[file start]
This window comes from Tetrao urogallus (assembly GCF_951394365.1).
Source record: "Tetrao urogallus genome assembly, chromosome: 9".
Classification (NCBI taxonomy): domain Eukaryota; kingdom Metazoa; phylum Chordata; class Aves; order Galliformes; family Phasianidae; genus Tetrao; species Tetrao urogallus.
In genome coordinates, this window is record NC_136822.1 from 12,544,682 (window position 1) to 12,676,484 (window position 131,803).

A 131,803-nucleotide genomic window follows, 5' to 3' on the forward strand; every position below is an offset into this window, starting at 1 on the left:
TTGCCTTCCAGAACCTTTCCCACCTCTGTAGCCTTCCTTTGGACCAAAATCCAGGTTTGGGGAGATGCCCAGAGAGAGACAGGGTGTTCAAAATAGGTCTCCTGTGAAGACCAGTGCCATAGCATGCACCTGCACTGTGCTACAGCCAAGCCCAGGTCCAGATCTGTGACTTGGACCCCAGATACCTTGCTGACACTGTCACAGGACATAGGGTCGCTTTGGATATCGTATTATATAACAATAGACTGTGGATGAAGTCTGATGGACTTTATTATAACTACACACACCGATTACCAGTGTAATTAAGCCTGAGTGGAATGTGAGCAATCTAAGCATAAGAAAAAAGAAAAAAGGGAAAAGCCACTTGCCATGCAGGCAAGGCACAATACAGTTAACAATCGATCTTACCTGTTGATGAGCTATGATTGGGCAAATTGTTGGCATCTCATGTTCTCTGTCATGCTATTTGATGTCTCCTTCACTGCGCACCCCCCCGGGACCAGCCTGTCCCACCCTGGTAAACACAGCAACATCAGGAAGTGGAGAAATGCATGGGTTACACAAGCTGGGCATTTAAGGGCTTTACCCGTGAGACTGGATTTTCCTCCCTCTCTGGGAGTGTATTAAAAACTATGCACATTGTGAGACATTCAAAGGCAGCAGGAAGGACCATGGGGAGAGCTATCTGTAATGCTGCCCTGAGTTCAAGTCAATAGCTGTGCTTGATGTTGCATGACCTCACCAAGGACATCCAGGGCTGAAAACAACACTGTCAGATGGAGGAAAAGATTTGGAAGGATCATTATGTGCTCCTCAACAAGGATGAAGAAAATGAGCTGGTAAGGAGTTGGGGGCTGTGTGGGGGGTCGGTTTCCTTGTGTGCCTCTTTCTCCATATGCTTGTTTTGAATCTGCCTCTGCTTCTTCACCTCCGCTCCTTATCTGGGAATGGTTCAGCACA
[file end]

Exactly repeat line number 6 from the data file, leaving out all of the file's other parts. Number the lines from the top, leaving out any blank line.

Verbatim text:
TTGCCTTCCAGAACCTTTCCCACCTCTGTAGCCTTCCTTTGGACCAAAATCCAGGTTTGGGGAGATGCCCAGAGAGAGACAGGGTGTTCAAAATAGGTCTCCTGTGAAGACCAGTGCCATAGCATGCACCTGCACTGTGCTACAGCCAAGCCCAGGTCCAGATCTGTGACTTGGACCCCAGATACCTTGCTGACACTGTCACAGGACATAGGGTCGCTTTGGATATCGTATTATATAACAATAGACTGTGGATGAAGTCTGATGGACTTTATTATAACTACACACACCGATTACCAGTGTAATTAAGCCTGAGTGGAATGTGAGCAATCTAAGCATAAGAAAAAAGAAAAAAGGGAAAAGCCACTTGCCATGCAGGCAAGGCACAATACAGTTAACAATCGATCTTACCTGTTGATGAGCTATGATTGGGCAAATTGTTGGCATCTCATGTTCTCTGTCATGCTATTTGATGTCTCCTTCACTGCGCACCCCCCCGGGACCAGCCTGTCCCACCCTGGTAAACACAGCAACATCAGGAAGTGGAGAAATGCATGGGTTACACAAGCTGGGCATTTAAGGGCTTTACCCGTGAGACTGGATTTTCCTCCCTCTCTGGGAGTGTATTAAAAACTATGCACATTGTGAGACATTCAAAGGCAGCAGGAAGGACCATGGGGAGAGCTATCTGTAATGCTGCCCTGAGTTCAAGTCAATAGCTGTGCTTGATGTTGCATGACCTCACCAAGGACATCCAGGGCTGAAAACAACACTGTCAGATGGAGGAAAAGATTTGGAAGGATCATTATGTGCTCCTCAACAAGGATGAAGAAAATGAGCTGGTAAGGAGTTGGGGGCTGTGTGGGGGGTCGGTTTCCTTGTGTGCCTCTTTCTCCATATGCTTGTTTTGAATCTGCCTCTGCTTCTTCACCTCCGCTCCTTATCTGGGAATGGTTCAGCACA